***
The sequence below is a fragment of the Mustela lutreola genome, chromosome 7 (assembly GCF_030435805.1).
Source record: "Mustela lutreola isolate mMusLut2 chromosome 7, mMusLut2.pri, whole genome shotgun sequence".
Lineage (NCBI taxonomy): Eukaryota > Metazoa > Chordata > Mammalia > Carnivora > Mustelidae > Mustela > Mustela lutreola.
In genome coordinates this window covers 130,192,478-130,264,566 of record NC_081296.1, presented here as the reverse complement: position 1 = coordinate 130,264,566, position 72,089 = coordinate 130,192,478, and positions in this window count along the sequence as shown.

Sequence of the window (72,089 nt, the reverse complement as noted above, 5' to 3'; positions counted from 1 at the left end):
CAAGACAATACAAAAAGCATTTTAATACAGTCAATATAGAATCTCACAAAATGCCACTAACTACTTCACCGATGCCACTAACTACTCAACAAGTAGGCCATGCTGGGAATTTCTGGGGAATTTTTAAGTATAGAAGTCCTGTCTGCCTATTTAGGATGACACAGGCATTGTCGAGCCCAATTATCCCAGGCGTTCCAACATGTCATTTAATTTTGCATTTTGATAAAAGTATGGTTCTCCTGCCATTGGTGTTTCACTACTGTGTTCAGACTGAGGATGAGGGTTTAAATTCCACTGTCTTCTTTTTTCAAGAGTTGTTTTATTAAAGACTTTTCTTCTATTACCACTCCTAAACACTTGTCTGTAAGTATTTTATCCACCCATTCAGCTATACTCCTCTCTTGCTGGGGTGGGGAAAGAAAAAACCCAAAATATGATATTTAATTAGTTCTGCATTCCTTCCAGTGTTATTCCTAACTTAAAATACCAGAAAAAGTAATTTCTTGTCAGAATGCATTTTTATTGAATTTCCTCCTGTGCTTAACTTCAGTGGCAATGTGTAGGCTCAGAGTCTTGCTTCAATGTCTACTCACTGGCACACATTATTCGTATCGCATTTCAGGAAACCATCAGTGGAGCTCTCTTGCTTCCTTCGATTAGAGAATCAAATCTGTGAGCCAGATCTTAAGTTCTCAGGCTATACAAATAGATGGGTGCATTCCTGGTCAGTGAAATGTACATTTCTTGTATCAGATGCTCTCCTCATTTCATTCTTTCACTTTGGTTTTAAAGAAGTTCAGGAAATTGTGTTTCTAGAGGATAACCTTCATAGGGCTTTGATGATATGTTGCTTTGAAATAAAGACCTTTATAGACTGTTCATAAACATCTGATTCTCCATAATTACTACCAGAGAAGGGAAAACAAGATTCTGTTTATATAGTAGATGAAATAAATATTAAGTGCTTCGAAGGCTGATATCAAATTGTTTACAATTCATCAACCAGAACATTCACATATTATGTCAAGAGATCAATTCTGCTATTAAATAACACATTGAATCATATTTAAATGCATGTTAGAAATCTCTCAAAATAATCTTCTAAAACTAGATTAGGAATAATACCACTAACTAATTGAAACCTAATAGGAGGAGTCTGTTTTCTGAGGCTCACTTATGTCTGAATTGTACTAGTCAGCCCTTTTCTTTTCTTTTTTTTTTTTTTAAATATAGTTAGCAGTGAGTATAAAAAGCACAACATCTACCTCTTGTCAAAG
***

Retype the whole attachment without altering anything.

The sequence below is a fragment of the Mustela lutreola genome, chromosome 7 (assembly GCF_030435805.1).
Source record: "Mustela lutreola isolate mMusLut2 chromosome 7, mMusLut2.pri, whole genome shotgun sequence".
Lineage (NCBI taxonomy): Eukaryota > Metazoa > Chordata > Mammalia > Carnivora > Mustelidae > Mustela > Mustela lutreola.
In genome coordinates this window covers 130,192,478-130,264,566 of record NC_081296.1, presented here as the reverse complement: position 1 = coordinate 130,264,566, position 72,089 = coordinate 130,192,478, and positions in this window count along the sequence as shown.

Sequence of the window (72,089 nt, the reverse complement as noted above, 5' to 3'; positions counted from 1 at the left end):
CAAGACAATACAAAAAGCATTTTAATACAGTCAATATAGAATCTCACAAAATGCCACTAACTACTTCACCGATGCCACTAACTACTCAACAAGTAGGCCATGCTGGGAATTTCTGGGGAATTTTTAAGTATAGAAGTCCTGTCTGCCTATTTAGGATGACACAGGCATTGTCGAGCCCAATTATCCCAGGCGTTCCAACATGTCATTTAATTTTGCATTTTGATAAAAGTATGGTTCTCCTGCCATTGGTGTTTCACTACTGTGTTCAGACTGAGGATGAGGGTTTAAATTCCACTGTCTTCTTTTTTCAAGAGTTGTTTTATTAAAGACTTTTCTTCTATTACCACTCCTAAACACTTGTCTGTAAGTATTTTATCCACCCATTCAGCTATACTCCTCTCTTGCTGGGGTGGGGAAAGAAAAAACCCAAAATATGATATTTAATTAGTTCTGCATTCCTTCCAGTGTTATTCCTAACTTAAAATACCAGAAAAAGTAATTTCTTGTCAGAATGCATTTTTATTGAATTTCCTCCTGTGCTTAACTTCAGTGGCAATGTGTAGGCTCAGAGTCTTGCTTCAATGTCTACTCACTGGCACACATTATTCGTATCGCATTTCAGGAAACCATCAGTGGAGCTCTCTTGCTTCCTTCGATTAGAGAATCAAATCTGTGAGCCAGATCTTAAGTTCTCAGGCTATACAAATAGATGGGTGCATTCCTGGTCAGTGAAATGTACATTTCTTGTATCAGATGCTCTCCTCATTTCATTCTTTCACTTTGGTTTTAAAGAAGTTCAGGAAATTGTGTTTCTAGAGGATAACCTTCATAGGGCTTTGATGATATGTTGCTTTGAAATAAAGACCTTTATAGACTGTTCATAAACATCTGATTCTCCATAATTACTACCAGAGAAGGGAAAACAAGATTCTGTTTATATAGTAGATGAAATAAATATTAAGTGCTTCGAAGGCTGATATCAAATTGTTTACAATTCATCAACCAGAACATTCACATATTATGTCAAGAGATCAATTCTGCTATTAAATAACACATTGAATCATATTTAAATGCATGTTAGAAATCTCTCAAAATAATCTTCTAAAACTAGATTAGGAATAATACCACTAACTAATTGAAACCTAATAGGAGGAGTCTGTTTTCTGAGGCTCACTTATGTCTGAATTGTACTAGTCAGCCCTTTTCTTTTCTTTTTTTTTTTTTTAAATATAGTTAGCAGTGAGTATAAAAAGCACAACATCTACCTCTTGTCAAAG